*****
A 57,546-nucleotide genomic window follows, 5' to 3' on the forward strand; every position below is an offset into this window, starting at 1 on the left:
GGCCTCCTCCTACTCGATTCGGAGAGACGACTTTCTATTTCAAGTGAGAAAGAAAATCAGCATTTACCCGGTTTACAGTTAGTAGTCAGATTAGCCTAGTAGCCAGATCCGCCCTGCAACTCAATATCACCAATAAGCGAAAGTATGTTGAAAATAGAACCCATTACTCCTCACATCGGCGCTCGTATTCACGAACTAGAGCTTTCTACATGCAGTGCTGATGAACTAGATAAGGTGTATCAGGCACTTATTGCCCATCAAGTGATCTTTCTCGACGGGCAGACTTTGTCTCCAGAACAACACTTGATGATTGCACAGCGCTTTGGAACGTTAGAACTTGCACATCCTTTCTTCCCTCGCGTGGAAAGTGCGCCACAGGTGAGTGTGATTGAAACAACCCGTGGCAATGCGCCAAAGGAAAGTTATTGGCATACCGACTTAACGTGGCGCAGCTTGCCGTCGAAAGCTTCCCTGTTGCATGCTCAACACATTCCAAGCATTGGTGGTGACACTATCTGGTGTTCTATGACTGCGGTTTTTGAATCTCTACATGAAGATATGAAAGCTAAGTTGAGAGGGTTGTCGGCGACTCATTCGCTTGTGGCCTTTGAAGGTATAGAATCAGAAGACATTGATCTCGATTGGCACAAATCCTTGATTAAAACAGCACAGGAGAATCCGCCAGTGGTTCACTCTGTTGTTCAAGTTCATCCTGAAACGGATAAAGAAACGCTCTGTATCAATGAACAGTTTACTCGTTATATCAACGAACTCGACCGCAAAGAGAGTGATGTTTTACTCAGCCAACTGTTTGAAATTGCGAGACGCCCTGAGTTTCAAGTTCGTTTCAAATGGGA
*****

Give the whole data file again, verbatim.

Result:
A 57,546-nucleotide genomic window follows, 5' to 3' on the forward strand; every position below is an offset into this window, starting at 1 on the left:
GGCCTCCTCCTACTCGATTCGGAGAGACGACTTTCTATTTCAAGTGAGAAAGAAAATCAGCATTTACCCGGTTTACAGTTAGTAGTCAGATTAGCCTAGTAGCCAGATCCGCCCTGCAACTCAATATCACCAATAAGCGAAAGTATGTTGAAAATAGAACCCATTACTCCTCACATCGGCGCTCGTATTCACGAACTAGAGCTTTCTACATGCAGTGCTGATGAACTAGATAAGGTGTATCAGGCACTTATTGCCCATCAAGTGATCTTTCTCGACGGGCAGACTTTGTCTCCAGAACAACACTTGATGATTGCACAGCGCTTTGGAACGTTAGAACTTGCACATCCTTTCTTCCCTCGCGTGGAAAGTGCGCCACAGGTGAGTGTGATTGAAACAACCCGTGGCAATGCGCCAAAGGAAAGTTATTGGCATACCGACTTAACGTGGCGCAGCTTGCCGTCGAAAGCTTCCCTGTTGCATGCTCAACACATTCCAAGCATTGGTGGTGACACTATCTGGTGTTCTATGACTGCGGTTTTTGAATCTCTACATGAAGATATGAAAGCTAAGTTGAGAGGGTTGTCGGCGACTCATTCGCTTGTGGCCTTTGAAGGTATAGAATCAGAAGACATTGATCTCGATTGGCACAAATCCTTGATTAAAACAGCACAGGAGAATCCGCCAGTGGTTCACTCTGTTGTTCAAGTTCATCCTGAAACGGATAAAGAAACGCTCTGTATCAATGAACAGTTTACTCGTTATATCAACGAACTCGACCGCAAAGAGAGTGATGTTTTACTCAGCCAACTGTTTGAAATTGCGAGACGCCCTGAGTTTCAAGTTCGTTTCAAATGGGA